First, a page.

Friday, 14 October 2016

Excellence Is The New Black Pt. 2 - Theory

After astonishing Olympic and Paralympic successes in Rio, maybe – just maybe – it's going to start to become cool to be really really really stupidly good at something in this country. We've proved without a shadow of a doubt that when it comes to athletes, able bodied or otherwise, our best rank alongside the world's best – let's see if we can extend this spirit of excellence down to musicians, and in particular, guitarists.

Last month we discussed technique development – something which, when I got started in the mid 90s, was considered almost a dirty word. This month we're going to focus on another aspect that polarises opinion – theory.

Now, those who've studied with me and endured my rants on the subject will know this, but for everyone else I'm just going to blow apart the biggest myth surrounding music theory.

Theory is NOT difficult. Theory is, in fact, stupidly simple. There are, after all, only 12 notes in the chromatic scale, in the entire lexicon of music. That's IT. But looking at terms like Lydian Dominant, Superlocrian, m7b9#5, tritone substitution.. you'd be forgiven for thinking theory is an utterly impenetrable discipline.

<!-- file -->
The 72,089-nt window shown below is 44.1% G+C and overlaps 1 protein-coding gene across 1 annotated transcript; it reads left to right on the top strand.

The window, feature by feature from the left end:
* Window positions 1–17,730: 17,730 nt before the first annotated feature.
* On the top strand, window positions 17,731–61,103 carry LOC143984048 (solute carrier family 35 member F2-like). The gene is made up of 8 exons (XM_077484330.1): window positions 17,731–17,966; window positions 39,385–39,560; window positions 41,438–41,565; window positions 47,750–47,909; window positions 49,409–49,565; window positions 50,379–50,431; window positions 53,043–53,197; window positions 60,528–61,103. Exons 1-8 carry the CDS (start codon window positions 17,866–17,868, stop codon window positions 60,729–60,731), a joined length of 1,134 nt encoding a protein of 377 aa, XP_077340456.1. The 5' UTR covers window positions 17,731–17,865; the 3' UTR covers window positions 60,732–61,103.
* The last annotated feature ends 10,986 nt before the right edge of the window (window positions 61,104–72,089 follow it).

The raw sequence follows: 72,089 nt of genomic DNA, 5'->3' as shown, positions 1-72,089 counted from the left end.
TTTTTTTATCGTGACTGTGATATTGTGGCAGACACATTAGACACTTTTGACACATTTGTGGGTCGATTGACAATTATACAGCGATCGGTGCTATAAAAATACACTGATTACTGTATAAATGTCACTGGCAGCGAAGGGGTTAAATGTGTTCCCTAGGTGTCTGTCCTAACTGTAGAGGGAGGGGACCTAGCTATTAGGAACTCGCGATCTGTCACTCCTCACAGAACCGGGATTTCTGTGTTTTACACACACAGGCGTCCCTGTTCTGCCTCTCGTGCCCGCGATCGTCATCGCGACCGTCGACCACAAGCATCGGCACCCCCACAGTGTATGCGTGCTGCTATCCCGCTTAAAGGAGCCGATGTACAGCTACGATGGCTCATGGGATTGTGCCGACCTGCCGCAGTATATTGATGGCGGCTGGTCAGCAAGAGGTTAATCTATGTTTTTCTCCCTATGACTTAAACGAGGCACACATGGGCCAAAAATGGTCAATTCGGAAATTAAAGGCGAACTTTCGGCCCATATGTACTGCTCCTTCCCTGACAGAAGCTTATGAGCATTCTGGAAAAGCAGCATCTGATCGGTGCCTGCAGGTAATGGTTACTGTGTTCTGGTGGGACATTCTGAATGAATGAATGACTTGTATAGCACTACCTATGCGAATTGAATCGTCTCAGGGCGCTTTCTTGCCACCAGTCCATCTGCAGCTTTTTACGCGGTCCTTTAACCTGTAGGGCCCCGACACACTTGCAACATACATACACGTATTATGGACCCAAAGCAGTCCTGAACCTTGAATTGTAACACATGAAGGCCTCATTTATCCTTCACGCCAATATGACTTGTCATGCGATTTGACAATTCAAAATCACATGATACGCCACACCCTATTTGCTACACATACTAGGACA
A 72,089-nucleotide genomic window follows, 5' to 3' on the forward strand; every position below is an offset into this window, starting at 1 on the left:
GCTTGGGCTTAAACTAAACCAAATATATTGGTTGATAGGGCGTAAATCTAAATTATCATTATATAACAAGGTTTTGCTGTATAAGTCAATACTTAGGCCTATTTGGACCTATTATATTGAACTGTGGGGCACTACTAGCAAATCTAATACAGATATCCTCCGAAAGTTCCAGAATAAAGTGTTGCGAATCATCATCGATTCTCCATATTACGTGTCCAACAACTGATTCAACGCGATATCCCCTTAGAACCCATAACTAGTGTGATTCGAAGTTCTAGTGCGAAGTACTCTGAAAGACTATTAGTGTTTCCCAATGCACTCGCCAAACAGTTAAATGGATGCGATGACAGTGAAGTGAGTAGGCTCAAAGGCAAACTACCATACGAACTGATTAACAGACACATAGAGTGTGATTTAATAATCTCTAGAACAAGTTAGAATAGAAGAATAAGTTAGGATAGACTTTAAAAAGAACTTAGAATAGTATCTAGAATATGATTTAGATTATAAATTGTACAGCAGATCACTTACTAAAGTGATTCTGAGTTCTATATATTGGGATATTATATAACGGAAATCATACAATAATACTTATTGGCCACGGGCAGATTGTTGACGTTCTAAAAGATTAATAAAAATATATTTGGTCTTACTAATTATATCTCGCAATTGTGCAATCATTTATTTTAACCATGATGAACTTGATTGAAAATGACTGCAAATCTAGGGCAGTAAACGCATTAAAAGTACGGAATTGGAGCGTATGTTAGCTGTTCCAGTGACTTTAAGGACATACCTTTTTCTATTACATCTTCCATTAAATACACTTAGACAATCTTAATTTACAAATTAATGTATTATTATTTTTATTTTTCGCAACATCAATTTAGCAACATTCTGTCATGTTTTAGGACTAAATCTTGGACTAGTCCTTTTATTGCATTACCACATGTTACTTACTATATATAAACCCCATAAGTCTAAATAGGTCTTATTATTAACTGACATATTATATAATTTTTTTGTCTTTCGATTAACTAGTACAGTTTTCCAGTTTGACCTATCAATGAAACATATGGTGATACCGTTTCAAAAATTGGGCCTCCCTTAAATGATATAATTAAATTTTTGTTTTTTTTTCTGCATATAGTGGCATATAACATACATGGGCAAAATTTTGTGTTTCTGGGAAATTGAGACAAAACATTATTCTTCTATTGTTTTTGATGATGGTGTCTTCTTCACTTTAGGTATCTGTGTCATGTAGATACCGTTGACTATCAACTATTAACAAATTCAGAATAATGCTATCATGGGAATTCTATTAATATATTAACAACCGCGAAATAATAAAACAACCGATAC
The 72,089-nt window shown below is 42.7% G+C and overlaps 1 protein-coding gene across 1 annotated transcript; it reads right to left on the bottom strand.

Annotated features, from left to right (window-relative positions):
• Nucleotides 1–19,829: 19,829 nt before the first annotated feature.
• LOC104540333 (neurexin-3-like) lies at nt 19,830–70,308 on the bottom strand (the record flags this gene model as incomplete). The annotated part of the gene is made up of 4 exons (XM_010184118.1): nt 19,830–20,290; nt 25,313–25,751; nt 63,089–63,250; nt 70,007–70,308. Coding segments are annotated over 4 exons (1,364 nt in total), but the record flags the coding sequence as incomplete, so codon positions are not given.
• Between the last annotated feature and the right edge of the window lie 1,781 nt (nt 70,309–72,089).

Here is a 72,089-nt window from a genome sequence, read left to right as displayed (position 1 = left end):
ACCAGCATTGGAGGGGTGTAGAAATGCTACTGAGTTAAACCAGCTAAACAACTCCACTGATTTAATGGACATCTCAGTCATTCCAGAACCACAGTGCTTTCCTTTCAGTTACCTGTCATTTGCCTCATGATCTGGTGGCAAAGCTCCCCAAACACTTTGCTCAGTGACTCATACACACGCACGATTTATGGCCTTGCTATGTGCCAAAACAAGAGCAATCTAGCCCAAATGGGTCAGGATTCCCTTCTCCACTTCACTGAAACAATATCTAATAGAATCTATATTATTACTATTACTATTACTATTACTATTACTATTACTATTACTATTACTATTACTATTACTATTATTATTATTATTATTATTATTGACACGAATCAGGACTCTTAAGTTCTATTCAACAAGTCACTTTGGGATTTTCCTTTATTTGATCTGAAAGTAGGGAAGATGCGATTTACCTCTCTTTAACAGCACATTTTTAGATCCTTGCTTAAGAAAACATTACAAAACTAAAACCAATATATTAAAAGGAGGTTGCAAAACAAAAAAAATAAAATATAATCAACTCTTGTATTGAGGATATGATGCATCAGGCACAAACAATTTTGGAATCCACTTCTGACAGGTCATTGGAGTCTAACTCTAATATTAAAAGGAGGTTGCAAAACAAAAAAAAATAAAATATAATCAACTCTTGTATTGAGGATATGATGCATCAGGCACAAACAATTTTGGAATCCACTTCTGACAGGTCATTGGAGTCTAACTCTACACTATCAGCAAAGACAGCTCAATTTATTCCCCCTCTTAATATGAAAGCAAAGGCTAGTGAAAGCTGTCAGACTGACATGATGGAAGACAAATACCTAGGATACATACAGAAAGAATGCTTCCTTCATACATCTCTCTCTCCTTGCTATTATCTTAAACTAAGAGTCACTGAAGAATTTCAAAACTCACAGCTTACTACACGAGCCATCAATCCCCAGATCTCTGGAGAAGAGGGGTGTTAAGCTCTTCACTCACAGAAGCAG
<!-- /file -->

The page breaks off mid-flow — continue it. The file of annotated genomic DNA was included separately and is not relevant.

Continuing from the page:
It's not, of course. We just like to make ourselves look cleverer than we actually are. Why say “gets louder” when we can say “Crescendo”? Why say “chord played one note at a time” when we can say “arpeggio” and get passers by swooning at our phenomenal vocabulary?

We may wrap up different combinations of notes in fancy sounding Italian and Greek names (due in no small part to the influence of Pythagoras in the early development of the 12 – tone system we use now), but at it's heart music theory has evolved incredibly elegant solutions to the problem of creating and organising sounds into repeating and evocative patterns that can be performed by groups of musicians playing different instruments together. Theory exists so that when you play C,F and G, the bass and keyboard player can play the same C, F and G.